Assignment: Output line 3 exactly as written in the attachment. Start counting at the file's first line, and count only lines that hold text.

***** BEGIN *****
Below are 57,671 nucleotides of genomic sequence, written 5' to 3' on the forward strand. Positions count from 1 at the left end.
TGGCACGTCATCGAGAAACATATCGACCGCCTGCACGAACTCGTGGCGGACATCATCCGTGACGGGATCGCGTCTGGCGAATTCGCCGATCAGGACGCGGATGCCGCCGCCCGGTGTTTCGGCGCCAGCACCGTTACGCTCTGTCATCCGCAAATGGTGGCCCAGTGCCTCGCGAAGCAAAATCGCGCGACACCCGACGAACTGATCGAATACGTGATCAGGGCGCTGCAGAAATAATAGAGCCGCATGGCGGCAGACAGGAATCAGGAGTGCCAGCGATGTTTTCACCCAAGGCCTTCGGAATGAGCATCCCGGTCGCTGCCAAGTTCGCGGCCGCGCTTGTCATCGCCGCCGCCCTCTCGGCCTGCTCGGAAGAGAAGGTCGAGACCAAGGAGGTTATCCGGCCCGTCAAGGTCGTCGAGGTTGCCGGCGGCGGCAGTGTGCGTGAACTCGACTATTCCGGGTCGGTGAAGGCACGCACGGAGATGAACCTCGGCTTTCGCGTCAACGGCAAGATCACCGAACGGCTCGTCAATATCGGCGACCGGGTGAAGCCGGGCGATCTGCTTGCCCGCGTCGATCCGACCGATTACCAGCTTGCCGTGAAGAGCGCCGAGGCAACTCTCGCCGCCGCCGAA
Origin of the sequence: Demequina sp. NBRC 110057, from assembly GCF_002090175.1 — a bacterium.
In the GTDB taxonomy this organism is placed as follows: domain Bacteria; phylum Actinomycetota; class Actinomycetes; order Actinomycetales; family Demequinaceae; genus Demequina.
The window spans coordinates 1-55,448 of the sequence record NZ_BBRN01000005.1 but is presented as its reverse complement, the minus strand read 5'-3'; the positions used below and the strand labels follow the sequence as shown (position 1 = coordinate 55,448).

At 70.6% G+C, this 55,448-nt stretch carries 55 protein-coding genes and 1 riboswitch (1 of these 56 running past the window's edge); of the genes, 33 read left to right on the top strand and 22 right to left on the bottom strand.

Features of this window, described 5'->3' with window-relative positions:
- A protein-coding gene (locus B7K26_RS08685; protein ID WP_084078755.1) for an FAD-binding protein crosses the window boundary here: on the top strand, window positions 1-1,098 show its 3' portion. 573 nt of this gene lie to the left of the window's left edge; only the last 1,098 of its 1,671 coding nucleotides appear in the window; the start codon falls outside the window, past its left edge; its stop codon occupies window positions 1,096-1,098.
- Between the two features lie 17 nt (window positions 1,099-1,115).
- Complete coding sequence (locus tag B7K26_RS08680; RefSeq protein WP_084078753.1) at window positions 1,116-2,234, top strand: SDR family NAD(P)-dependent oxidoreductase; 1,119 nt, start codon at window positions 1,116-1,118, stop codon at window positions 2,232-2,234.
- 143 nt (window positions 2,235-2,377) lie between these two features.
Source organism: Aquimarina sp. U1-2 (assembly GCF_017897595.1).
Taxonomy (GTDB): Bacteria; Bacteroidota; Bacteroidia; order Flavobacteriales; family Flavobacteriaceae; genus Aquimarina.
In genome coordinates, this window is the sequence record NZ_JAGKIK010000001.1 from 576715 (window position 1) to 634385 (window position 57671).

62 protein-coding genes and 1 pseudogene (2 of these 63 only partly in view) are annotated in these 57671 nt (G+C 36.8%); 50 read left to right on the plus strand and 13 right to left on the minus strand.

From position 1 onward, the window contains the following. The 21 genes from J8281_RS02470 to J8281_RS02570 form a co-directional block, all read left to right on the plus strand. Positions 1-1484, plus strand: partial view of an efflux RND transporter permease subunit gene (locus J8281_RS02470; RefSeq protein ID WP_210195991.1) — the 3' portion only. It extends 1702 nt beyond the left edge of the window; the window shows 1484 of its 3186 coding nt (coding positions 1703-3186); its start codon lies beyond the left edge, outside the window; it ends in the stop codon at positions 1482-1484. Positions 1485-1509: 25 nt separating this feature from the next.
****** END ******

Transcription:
Origin of the sequence: Demequina sp. NBRC 110057, from assembly GCF_002090175.1 — a bacterium.